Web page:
Ultimate Winter Health Tips for Seniors in the Bay Area

winter health tips for seniorsIt’s a rare and special thing to experience the change of seasons, and those of us who have lived many years and many seasons over have great wisdom to apply to these shifts. Even though our culture and economy want to keep pushing forward regardless of seasonal patterns, our bodies can’t help but feel those natural transitions. Especially in winter, our bodies want to slow down, regenerate, and store up energy for a fresh start come spring.

There are ways to find balance while still taking it easy in winter—ways to be aware of our bodies’ seasonal tendencies and ensure that we don’t slide into unhealthy conditions and habits. In the Bay Area, we may not be dealing with the extreme cold, snow, and dryness of other places, but we face our own unique winter challenges, and it’s a great idea to be prepared.

Cold Weather Safety Challenges in the San Francisco Bay Area

In the San Francisco Bay Area winter, we should all be on alert for:

  • Rain that can make the roads and sidewalks slippery, limit the amount of time we can spend outside, and potentially lead to flash floods, mudslides, and related complications.
  • Strong winds that can create damage and hazards as it blows things around or lead to power outages.
  • Dew in the mornings that can freeze in cold enough temperatures, creating slippery conditions, especially for walking.
  • Fog that can greatly diminish visibility on the roads.
  • Colder temperatures, in general, that can be accompanied by more frequent infections, as well as stiff muscles and joints, which can make balance more challenging and falls and injuries more likely.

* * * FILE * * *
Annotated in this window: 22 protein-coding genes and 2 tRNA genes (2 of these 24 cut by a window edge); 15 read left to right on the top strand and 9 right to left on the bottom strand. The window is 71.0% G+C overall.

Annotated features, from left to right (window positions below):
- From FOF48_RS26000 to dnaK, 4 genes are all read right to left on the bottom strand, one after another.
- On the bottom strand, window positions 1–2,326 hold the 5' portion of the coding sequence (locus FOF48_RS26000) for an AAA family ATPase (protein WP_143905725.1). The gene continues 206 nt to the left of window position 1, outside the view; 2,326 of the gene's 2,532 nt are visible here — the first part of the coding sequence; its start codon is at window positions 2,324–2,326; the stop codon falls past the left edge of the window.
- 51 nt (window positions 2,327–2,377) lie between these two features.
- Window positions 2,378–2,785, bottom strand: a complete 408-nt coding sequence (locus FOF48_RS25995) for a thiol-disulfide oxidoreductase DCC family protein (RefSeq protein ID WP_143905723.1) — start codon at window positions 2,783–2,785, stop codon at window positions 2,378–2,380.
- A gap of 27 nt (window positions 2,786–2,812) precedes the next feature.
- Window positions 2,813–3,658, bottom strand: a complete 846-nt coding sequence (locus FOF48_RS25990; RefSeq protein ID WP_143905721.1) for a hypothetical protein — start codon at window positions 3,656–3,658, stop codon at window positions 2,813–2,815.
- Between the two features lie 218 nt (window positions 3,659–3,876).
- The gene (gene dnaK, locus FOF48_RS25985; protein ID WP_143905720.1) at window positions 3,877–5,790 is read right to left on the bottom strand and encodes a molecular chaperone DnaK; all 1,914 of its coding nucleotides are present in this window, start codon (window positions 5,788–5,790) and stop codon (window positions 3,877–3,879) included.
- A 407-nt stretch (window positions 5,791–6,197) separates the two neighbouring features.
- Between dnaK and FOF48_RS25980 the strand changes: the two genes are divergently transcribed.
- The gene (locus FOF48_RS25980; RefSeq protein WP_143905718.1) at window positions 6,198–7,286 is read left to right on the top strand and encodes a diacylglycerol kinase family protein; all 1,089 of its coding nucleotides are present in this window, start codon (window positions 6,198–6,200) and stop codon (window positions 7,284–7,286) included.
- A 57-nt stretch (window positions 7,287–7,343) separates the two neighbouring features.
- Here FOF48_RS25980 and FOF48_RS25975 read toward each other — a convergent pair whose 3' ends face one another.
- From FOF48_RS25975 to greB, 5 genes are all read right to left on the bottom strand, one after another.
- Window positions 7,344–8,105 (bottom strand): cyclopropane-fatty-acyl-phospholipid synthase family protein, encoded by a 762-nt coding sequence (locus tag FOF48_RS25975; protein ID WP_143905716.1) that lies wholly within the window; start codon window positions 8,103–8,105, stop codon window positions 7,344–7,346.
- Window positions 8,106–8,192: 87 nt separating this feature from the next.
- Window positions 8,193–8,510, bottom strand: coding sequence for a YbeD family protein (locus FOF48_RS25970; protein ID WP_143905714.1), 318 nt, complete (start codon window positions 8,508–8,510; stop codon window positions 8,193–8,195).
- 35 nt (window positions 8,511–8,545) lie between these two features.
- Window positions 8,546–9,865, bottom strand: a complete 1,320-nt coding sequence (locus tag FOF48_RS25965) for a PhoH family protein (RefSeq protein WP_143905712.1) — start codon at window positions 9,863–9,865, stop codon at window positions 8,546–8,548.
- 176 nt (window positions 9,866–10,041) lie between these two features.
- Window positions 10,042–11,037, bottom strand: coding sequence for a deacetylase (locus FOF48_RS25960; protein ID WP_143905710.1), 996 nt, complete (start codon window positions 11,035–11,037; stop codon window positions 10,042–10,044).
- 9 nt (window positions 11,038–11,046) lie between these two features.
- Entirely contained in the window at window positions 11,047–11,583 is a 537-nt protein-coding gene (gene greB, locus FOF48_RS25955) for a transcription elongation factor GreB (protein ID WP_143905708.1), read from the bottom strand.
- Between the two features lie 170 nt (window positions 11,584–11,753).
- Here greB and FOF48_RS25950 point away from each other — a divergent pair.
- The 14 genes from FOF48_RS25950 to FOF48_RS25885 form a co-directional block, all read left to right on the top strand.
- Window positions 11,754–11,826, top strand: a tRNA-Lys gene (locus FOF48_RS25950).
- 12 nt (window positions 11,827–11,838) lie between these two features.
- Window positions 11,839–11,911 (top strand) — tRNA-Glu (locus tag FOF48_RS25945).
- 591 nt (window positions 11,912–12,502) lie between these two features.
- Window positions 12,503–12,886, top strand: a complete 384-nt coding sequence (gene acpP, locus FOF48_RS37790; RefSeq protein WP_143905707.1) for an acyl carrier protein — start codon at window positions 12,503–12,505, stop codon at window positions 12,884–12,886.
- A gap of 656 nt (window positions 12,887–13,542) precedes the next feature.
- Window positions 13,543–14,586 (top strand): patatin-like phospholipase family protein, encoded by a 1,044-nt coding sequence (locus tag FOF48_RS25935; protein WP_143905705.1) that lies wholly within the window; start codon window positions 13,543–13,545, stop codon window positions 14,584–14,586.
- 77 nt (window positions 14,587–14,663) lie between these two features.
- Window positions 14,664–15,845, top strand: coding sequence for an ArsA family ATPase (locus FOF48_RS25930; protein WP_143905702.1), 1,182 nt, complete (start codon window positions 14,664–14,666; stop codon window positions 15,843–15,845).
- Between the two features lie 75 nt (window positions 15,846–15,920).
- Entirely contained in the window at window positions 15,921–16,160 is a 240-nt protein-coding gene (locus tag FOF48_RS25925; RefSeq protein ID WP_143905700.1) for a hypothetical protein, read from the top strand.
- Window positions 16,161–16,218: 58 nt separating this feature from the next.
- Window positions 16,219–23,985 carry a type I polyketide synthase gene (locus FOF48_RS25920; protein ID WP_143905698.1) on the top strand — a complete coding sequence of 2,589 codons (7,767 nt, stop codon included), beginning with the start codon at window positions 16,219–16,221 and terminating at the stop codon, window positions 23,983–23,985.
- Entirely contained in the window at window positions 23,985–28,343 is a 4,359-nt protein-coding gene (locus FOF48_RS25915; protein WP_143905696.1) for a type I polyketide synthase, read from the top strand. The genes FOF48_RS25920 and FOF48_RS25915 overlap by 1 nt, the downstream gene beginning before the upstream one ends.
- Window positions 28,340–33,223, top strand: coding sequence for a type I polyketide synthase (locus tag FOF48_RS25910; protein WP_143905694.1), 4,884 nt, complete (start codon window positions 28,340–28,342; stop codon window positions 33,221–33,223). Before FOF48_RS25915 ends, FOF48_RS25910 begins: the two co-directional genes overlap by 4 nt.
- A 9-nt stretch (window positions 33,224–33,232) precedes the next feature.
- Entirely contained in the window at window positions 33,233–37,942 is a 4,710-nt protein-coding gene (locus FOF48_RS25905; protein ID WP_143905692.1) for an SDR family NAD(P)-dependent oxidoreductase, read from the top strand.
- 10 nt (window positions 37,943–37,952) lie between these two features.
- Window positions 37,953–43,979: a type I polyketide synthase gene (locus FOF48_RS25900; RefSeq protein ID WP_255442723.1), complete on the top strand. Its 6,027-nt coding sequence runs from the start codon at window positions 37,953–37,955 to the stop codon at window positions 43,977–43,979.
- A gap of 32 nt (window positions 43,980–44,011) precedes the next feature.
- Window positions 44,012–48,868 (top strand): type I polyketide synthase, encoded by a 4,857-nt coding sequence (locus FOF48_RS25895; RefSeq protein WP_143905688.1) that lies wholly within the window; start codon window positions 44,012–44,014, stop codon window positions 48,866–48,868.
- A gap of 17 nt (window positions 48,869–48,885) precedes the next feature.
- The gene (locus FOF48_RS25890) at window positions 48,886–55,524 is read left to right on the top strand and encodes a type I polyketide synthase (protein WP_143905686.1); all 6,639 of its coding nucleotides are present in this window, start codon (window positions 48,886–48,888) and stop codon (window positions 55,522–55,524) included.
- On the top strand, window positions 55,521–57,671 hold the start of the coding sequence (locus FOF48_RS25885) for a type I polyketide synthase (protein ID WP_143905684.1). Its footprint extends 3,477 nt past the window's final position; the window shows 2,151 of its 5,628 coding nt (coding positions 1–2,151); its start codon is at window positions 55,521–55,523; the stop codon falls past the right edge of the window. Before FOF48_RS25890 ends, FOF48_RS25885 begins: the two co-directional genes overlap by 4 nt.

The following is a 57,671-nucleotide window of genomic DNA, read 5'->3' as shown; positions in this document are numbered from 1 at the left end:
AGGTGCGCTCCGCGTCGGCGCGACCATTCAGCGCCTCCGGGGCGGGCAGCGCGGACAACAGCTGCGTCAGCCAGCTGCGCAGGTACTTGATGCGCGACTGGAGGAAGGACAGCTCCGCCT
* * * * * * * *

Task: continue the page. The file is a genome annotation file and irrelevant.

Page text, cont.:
• Carbon monoxide dangers, which increase in the winter as people turn on gas heaters, space heaters, and fireplaces. If there is insufficient ventilation, carbon monoxide can build up in your home and lead to illness, unconsciousness, or even death.
  • Weaker sunlight during the winter months, which can significantly alter our overall mood and energy levels. The sunlight’s changing cues are what signal our bodies to wake up and expend more energy in summer or pull in to conserve energy in winter.

13 Tips to Keep Seniors Healthy This Winter

Review the following winter health tips for Bay Area seniors to understand how you can integrate them into your life.

  • Be aware of balance challenges. Remember that your strength and balance can change from day to day, so it’s important to be aware and realistic about your limitations. Be careful about walking outside when it may be slippery and even walking indoors when your body may be colder and stiffer. You can also follow this guide for simple balance exercises you can practice right at home to improve strength and coordination at the same time.